Acknowledgment

We sincerely acknowledge Dr. D Raghunadhrao for preparation of this manuscript.

Financial support and sponsorship

Nil.

Conflicts of interest

There are no conflicts of interest.

 
  References Top

1.
356-india-fact-sheets.pdf. Available from: https://gco.iarc.fr/today/data/factsheets/populations/356-india-fact-sheets.pdf. [Last accessed on 2020 Jun 03].  Back to cited text no. 1
    
2.
Census of India Website: Causes of Death Statistics. Available from: https://censusindia.gov.in/vital_statistics/causesofdeath.html. [Last accessed on 2020 May 23].  Back to cited text no. 2
    
3.
Strebhardt K, Ullrich A. Paul Ehrlich's magic bullet concept: 100 years of progress. Nat Rev Cancer 2008;8:473-80.  Back to cited text no. 3
    
4.
Kanellos J, Pietersz GA, McKenzie IF. Studies of methotrexate-monoclonal antibody conjugates for immunotherapy. JNCI J Natl Cancer Inst 1985;75:319-32.  Back to cited text no. 4
    
5.
Trail PA, Willner D, Lasch SJ, Henderson AJ, Hofstead S, Casazza AM, et al. Cure of xenografted human carcinomas by BR96-doxorubicin immunoconjugates. Science 1993;261:212-5.  Back to cited text no. 5
    
6.
Strohl WR. Current progress in innovative engineered antibodies. Protein Cell 2018;9:86-120.  Back to cited text no. 6
    
7.
Khongorzul P, Ling CJ, Khan FU, Ihsan AU, Zhang J. Antibody–drug conjugates: A comprehensive review. Mol Cancer Res 2020;18:3-19.  Back to cited text no. 7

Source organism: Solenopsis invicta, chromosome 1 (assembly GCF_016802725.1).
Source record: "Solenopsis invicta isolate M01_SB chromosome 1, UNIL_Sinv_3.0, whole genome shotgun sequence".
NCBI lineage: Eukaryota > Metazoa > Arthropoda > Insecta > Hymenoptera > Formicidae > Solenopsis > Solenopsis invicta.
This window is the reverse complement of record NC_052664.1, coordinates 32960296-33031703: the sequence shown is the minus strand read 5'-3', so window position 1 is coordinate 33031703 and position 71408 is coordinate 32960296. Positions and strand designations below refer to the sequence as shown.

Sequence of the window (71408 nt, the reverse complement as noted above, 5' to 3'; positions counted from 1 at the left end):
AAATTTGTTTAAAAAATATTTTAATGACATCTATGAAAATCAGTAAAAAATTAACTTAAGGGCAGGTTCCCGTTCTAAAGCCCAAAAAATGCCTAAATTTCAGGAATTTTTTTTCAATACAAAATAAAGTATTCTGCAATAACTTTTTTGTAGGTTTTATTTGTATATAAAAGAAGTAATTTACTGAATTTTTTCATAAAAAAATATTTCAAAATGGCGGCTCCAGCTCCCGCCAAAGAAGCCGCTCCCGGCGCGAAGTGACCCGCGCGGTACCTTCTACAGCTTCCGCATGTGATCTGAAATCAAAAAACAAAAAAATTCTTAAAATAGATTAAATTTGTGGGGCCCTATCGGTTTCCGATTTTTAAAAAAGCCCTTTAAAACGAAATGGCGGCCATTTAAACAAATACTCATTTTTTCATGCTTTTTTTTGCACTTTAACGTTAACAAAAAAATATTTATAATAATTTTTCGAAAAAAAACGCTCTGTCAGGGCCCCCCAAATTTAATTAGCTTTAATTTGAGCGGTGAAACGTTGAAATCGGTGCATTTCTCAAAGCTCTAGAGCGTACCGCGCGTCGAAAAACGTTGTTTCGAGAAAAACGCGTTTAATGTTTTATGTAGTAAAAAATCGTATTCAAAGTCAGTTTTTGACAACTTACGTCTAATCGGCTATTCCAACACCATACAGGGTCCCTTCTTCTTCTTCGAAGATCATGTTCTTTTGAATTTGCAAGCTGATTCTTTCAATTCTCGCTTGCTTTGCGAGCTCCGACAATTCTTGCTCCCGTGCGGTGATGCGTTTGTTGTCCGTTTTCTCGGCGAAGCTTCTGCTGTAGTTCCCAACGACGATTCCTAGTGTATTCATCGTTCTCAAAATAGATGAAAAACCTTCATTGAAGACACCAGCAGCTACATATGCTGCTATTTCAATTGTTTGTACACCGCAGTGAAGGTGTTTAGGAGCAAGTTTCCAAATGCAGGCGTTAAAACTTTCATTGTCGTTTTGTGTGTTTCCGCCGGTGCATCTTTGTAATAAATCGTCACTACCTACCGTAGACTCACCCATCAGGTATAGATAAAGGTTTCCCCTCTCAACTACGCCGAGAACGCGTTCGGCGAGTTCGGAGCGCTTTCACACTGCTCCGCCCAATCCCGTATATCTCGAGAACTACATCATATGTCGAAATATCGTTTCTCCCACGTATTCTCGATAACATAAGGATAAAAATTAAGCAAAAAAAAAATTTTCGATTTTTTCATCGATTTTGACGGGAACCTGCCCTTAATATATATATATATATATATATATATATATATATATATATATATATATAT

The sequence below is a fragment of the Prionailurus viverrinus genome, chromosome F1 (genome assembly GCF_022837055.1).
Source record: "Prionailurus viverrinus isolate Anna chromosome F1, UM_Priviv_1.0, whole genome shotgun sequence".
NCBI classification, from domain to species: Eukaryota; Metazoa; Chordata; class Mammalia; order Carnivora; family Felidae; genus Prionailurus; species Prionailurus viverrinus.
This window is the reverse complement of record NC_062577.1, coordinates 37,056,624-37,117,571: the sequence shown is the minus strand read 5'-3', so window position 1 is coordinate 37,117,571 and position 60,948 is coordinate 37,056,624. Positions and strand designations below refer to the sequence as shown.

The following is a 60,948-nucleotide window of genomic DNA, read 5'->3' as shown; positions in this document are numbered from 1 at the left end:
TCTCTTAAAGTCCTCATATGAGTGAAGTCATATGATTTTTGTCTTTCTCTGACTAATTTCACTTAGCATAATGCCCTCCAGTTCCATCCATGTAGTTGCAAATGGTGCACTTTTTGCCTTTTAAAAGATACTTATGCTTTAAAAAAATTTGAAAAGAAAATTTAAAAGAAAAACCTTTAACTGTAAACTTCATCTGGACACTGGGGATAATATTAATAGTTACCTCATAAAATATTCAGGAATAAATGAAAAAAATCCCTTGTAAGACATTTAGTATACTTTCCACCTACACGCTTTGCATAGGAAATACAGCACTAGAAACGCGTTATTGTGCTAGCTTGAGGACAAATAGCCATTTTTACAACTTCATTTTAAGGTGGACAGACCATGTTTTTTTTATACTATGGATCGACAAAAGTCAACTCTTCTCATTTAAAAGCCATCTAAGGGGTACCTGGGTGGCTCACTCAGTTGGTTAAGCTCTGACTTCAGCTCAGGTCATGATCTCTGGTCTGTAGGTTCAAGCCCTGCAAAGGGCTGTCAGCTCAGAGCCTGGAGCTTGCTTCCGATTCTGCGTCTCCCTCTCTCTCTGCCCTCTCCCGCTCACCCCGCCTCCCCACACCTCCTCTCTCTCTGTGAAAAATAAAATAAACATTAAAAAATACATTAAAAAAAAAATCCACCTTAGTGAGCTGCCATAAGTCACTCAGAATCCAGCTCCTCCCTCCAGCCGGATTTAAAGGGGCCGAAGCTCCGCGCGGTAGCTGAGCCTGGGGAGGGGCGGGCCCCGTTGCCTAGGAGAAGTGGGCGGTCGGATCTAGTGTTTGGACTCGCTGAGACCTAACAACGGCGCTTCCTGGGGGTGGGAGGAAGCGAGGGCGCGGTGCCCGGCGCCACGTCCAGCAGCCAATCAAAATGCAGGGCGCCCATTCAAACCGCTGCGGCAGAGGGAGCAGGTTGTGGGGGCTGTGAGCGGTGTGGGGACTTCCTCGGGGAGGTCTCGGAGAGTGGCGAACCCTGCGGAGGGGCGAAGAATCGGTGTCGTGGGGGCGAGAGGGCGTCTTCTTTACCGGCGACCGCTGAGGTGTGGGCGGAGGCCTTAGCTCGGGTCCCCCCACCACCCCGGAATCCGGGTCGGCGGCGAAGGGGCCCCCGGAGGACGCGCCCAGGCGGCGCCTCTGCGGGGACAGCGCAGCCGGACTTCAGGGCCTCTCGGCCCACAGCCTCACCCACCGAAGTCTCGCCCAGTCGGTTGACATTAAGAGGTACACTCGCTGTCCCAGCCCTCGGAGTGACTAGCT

8.
Hughes B. Antibody-drug conjugates for cancer: Poised to deliver? Nat Rev Drug Discov 2010;9:665-7.  Back to cited text no. 8
    
9.
Casi G, Neri D. Noninternalizing targeted cytotoxics for cancer therapy. Mol Pharm 2015;12:1880-4.  Back to cited text no. 9
    
10.
Alley SC, Benjamin DR, Jeffrey SC, Okeley NM, Meyer DL, Sanderson RJ, et al. Contribution of linker stability to the activities of anticancer immunoconjugates. Bioconjug Chem 2008;19:759-65.  Back to cited text no. 10
    
11.
Tsuchikama K, An Z. Antibody-drug conjugates: recent advances in conjugation and linker chemistries. Protein Cell 2018;9:33-46.  Back to cited text no. 11
    
12.
Nasiri H, Valedkarimi Z, Aghebati-Maleki L, Majidi J. Antibody-drug conjugates: Promising and efficient tools for targeted cancer therapy. J Cell Physiol 2018;233:6441-57.  Back to cited text no. 12
    
13.
Staudacher AH, Brown MP. Antibody drug conjugates and bystander killing: Is antigen-dependent internalisation required? Br J Cancer 2017;117:1736-42.  Back to cited text no. 13
    
14.
García-Alonso S, Ocaña A, Pandiella A. Resistance to antibody-drug conjugates. Cancer Res 2018;78:2159-65.  Back to cited text no. 14
    


    Figures

  [Figure 1], [Figure 2]
 
 
    Tables

  [Table 1], [Table 2]



 

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  In this article
   Abstract
    Introduction
Structural Compo...
    Antibody
    Linker
    Cleavable Linkers
    Noncleavable Linker
Payload/Warhead/...
Mechanism of Act...
    Bystander Killing
Resistance Mecha...
Immunoconjugates...